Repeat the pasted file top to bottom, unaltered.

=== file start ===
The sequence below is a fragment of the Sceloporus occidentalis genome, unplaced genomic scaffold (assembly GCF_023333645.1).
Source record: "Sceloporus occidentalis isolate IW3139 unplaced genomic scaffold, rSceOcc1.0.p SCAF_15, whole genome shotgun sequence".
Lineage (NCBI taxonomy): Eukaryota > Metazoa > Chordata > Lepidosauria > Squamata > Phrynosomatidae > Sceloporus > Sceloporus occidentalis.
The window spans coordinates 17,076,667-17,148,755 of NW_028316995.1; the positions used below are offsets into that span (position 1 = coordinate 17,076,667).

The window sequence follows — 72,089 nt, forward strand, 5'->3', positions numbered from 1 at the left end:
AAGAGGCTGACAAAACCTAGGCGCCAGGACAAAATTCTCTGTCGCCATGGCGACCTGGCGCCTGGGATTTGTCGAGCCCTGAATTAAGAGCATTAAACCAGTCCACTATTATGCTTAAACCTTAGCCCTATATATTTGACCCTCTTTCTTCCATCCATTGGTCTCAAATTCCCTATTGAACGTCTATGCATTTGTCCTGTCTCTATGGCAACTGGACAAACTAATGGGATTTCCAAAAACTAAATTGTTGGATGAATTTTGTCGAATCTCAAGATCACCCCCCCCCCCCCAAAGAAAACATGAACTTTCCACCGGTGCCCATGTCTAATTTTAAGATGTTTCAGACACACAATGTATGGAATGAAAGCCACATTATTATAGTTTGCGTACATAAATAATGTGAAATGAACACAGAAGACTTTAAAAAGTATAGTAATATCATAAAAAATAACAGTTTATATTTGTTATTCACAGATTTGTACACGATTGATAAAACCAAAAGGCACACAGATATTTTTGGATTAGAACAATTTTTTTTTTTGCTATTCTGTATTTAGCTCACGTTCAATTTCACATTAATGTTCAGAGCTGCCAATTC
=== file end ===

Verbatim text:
The sequence below is a fragment of the Sceloporus occidentalis genome, unplaced genomic scaffold (assembly GCF_023333645.1).
Source record: "Sceloporus occidentalis isolate IW3139 unplaced genomic scaffold, rSceOcc1.0.p SCAF_15, whole genome shotgun sequence".
Lineage (NCBI taxonomy): Eukaryota > Metazoa > Chordata > Lepidosauria > Squamata > Phrynosomatidae > Sceloporus > Sceloporus occidentalis.
The window spans coordinates 17,076,667-17,148,755 of NW_028316995.1; the positions used below are offsets into that span (position 1 = coordinate 17,076,667).

The window sequence follows — 72,089 nt, forward strand, 5'->3', positions numbered from 1 at the left end:
AAGAGGCTGACAAAACCTAGGCGCCAGGACAAAATTCTCTGTCGCCATGGCGACCTGGCGCCTGGGATTTGTCGAGCCCTGAATTAAGAGCATTAAACCAGTCCACTATTATGCTTAAACCTTAGCCCTATATATTTGACCCTCTTTCTTCCATCCATTGGTCTCAAATTCCCTATTGAACGTCTATGCATTTGTCCTGTCTCTATGGCAACTGGACAAACTAATGGGATTTCCAAAAACTAAATTGTTGGATGAATTTTGTCGAATCTCAAGATCACCCCCCCCCCCCCAAAGAAAACATGAACTTTCCACCGGTGCCCATGTCTAATTTTAAGATGTTTCAGACACACAATGTATGGAATGAAAGCCACATTATTATAGTTTGCGTACATAAATAATGTGAAATGAACACAGAAGACTTTAAAAAGTATAGTAATATCATAAAAAATAACAGTTTATATTTGTTATTCACAGATTTGTACACGATTGATAAAACCAAAAGGCACACAGATATTTTTGGATTAGAACAATTTTTTTTTTTGCTATTCTGTATTTAGCTCACGTTCAATTTCACATTAATGTTCAGAGCTGCCAATTC